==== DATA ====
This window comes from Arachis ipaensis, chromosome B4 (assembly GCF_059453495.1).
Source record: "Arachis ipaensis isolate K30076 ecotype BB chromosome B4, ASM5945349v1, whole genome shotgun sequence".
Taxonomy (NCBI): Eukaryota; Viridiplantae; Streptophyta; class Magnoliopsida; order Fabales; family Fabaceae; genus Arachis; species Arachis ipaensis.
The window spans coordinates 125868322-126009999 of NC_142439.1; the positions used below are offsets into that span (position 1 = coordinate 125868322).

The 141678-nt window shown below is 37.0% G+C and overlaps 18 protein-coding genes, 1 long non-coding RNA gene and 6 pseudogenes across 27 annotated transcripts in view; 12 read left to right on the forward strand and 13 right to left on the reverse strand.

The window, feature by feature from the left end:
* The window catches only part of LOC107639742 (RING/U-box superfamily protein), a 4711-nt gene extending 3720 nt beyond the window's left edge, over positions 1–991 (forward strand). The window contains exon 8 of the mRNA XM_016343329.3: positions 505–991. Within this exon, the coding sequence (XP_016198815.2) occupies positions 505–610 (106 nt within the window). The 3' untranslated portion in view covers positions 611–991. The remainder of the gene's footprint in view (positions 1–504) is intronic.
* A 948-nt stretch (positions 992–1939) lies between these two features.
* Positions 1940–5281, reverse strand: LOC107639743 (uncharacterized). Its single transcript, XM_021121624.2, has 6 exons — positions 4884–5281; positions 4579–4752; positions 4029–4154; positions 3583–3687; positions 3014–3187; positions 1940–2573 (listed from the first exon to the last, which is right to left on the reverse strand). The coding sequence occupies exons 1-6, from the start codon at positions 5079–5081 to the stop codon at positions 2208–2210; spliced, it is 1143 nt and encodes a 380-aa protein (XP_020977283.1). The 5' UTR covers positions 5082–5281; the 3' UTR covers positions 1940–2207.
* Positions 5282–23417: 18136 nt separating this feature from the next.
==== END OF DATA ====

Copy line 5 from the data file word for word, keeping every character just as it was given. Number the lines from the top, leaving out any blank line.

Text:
The 141678-nt window shown below is 37.0% G+C and overlaps 18 protein-coding genes, 1 long non-coding RNA gene and 6 pseudogenes across 27 annotated transcripts in view; 12 read left to right on the forward strand and 13 right to left on the reverse strand.